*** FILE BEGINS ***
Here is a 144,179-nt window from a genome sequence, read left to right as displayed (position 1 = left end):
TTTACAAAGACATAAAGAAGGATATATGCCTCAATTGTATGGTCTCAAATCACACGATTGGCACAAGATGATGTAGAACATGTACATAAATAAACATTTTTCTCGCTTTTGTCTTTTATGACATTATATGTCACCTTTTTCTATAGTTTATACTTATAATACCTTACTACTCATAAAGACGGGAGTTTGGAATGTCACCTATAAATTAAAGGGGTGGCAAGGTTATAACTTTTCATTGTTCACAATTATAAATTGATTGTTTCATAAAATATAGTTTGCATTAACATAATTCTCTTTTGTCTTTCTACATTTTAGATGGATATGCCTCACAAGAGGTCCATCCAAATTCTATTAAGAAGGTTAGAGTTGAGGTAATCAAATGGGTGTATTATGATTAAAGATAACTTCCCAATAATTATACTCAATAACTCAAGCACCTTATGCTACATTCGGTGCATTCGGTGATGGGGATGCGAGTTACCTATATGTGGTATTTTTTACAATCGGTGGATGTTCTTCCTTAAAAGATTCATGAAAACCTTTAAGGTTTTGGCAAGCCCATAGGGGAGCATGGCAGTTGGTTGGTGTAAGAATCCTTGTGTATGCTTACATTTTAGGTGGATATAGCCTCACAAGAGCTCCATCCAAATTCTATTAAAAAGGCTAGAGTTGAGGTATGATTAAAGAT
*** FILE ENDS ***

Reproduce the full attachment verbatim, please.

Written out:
Here is a 144,179-nt window from a genome sequence, read left to right as displayed (position 1 = left end):
TTTACAAAGACATAAAGAAGGATATATGCCTCAATTGTATGGTCTCAAATCACACGATTGGCACAAGATGATGTAGAACATGTACATAAATAAACATTTTTCTCGCTTTTGTCTTTTATGACATTATATGTCACCTTTTTCTATAGTTTATACTTATAATACCTTACTACTCATAAAGACGGGAGTTTGGAATGTCACCTATAAATTAAAGGGGTGGCAAGGTTATAACTTTTCATTGTTCACAATTATAAATTGATTGTTTCATAAAATATAGTTTGCATTAACATAATTCTCTTTTGTCTTTCTACATTTTAGATGGATATGCCTCACAAGAGGTCCATCCAAATTCTATTAAGAAGGTTAGAGTTGAGGTAATCAAATGGGTGTATTATGATTAAAGATAACTTCCCAATAATTATACTCAATAACTCAAGCACCTTATGCTACATTCGGTGCATTCGGTGATGGGGATGCGAGTTACCTATATGTGGTATTTTTTACAATCGGTGGATGTTCTTCCTTAAAAGATTCATGAAAACCTTTAAGGTTTTGGCAAGCCCATAGGGGAGCATGGCAGTTGGTTGGTGTAAGAATCCTTGTGTATGCTTACATTTTAGGTGGATATAGCCTCACAAGAGCTCCATCCAAATTCTATTAAAAAGGCTAGAGTTGAGGTATGATTAAAGAT